Premier’s texts about hotel quarantine plans to be made public
A text message exchange between Premier Daniel Andrews and his chief of staff on the day hotel quarantine was set up, along with other new documents from key players, has been handed to the inquiry into the program.
The inquiry held a public hearing on Friday ahead of its final report, which will be handed down by December 21, to tender a tranche of new affidavits and phone records that go to the vexed question of who decided that private security would be used.
Head of the hotel quarantine inquiry, Justice Jennifer Coate.Credit:Getty
Among the new evidence are text messages between Mr Andrews and his chief of staff Lissie Ratcliff on March 27, the day the program began to be established, and telephone records from the Premier's director of policy and a senior advisor.
Chief Health Officer Brett Sutton has provided two new affidavits.
The Premier, Emergency Services Minister Lisa Neville, former chief commissioner Graham Ashton and Department of Jobs Precincts and Regions secretary Simon Phemister have supplied new statements as well.
The March 27 phone records of former Department of Secretary and Cabinet secretary Chris Eccles are expected to be made public on Friday, as are the records of deputy secretaries Kate Houghton and Tim Ada.
Mr Ashton has also provided notes from a COVID-19 chief commissioners' meeting on March 27.
The newly tendered documents are expected to be published on the inquiry's website on Friday afternoon.
The fresh evidence was sought from some of the decision-makers when information that had not been disclosed during the inquiry hearings came to light.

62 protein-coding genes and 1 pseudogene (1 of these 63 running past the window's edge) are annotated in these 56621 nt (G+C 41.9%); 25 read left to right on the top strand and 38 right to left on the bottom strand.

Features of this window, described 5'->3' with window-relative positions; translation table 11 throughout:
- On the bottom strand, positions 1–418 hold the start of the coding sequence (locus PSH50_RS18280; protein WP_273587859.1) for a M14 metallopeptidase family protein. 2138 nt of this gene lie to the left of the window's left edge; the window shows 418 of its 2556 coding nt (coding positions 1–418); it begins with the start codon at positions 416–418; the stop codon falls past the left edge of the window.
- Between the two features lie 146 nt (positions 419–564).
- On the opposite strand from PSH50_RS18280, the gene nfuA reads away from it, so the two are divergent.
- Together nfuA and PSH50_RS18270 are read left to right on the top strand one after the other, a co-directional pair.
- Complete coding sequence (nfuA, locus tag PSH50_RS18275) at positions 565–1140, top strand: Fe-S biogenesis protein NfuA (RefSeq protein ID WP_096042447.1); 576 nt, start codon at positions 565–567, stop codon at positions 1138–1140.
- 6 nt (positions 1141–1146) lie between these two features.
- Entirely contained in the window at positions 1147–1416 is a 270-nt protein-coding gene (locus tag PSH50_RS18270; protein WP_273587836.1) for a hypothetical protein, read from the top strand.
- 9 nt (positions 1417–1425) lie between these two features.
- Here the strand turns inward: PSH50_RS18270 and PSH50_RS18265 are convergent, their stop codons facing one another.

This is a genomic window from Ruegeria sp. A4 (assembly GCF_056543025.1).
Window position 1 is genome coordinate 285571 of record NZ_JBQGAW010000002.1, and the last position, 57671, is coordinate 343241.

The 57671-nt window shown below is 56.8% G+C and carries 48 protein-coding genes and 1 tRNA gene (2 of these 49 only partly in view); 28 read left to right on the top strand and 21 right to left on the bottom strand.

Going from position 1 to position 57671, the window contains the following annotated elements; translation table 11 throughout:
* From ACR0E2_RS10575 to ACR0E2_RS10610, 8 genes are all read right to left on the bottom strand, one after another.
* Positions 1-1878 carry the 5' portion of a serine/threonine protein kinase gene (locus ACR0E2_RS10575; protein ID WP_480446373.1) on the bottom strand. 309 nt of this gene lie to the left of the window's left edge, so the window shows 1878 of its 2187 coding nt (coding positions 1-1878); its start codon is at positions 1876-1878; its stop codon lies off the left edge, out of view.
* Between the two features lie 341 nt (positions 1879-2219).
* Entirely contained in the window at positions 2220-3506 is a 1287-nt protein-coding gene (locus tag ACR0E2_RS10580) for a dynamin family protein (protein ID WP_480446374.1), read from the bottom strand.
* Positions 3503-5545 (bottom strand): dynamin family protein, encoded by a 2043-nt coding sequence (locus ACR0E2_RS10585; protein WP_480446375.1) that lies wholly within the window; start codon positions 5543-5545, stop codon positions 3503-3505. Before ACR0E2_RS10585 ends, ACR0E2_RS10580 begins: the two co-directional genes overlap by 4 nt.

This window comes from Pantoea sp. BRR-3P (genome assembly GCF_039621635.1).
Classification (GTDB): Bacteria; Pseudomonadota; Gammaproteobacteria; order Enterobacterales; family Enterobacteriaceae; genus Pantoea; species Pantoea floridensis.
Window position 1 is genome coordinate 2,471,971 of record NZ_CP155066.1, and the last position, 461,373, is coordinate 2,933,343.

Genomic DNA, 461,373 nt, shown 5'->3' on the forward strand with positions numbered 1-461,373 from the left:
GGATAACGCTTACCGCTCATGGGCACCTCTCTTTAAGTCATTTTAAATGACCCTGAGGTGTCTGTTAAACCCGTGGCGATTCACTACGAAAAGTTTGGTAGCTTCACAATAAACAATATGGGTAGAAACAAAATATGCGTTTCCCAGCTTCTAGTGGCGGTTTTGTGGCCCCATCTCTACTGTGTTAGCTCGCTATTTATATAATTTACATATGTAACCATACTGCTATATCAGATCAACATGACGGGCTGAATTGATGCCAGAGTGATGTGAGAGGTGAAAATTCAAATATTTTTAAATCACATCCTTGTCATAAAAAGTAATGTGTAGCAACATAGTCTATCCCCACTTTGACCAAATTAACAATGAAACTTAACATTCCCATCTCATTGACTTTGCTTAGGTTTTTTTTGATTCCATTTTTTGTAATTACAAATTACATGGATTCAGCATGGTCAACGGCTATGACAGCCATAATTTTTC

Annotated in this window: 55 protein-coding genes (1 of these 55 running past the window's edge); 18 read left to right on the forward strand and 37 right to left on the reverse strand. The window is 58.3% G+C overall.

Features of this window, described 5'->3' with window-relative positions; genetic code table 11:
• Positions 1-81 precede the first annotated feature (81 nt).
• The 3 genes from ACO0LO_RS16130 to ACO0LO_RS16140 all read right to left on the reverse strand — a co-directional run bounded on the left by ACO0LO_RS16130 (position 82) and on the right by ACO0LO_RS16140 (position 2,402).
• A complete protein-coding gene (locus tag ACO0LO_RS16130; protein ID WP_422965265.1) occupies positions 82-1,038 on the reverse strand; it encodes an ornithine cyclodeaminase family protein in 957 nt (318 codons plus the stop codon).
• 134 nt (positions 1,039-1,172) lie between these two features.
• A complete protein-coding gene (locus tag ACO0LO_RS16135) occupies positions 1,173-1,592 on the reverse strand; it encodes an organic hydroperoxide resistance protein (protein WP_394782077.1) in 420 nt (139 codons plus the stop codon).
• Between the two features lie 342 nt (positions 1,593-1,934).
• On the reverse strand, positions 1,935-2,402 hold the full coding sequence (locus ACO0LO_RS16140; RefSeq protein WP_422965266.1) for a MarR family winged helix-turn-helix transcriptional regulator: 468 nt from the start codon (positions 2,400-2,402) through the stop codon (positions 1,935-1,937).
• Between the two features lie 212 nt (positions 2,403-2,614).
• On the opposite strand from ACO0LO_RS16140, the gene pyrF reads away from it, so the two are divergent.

Mr Eccles resigned after his phone records showed contact with Mr Ashton in a key six-minute window on March 27, while Professor Sutton was asked to clarify when he found out about the use of security guards after emails were discovered that could have contradicted his evidence to the inquiry.
Department of Health and Human Services secretary Kym Peake and health minister Jenny Mikakos have also resigned in the wake of the inquiry.
Justice Jennifer Coate, who is leading the inquiry, said Friday's hearing would be the last public appearance before it hands down its final report.
The inquiry held 25 days of hearings, heard from 63 witnesses, issued 171 notices to produce and received more than 60,000 documents.
Hotel quarantine for international arrivals to Victoria is set to resume from December 7.
The Premier has ruled out home quarantine, which was one of the recommendations of the inquiry's interim report, in favour of hotels again.
"There is not a view at national cabinet level that home quarantine is an appropriate response to the risk we face at the moment," Mr Andrews said this week.
The state will instead use a modified version of its original hotel quarantine program, this time involving police on site and Alfred Health assisting with running the scheme.
In her interim report handed down earlier this month Justice Coate recommended that any restarted quarantine program have a dedicated workforce whose employees did not work across multiple hotels or in other jobs with each facility having its own contact tracing team, infection control specialists and a site manager.
The inquiry was called after COVID-19 spread from international arrivals quarantined in the hotels, to about 30 security guards and into the community. Genomic sequencing data submitted to the inquiry linked 99 per cent of the state's second outbreak of cases to two hotels, Rydges and the Stamford Plaza.
The hotel quarantine program has cost taxpayers $195 million so far, Justice Coate said in her interim report.
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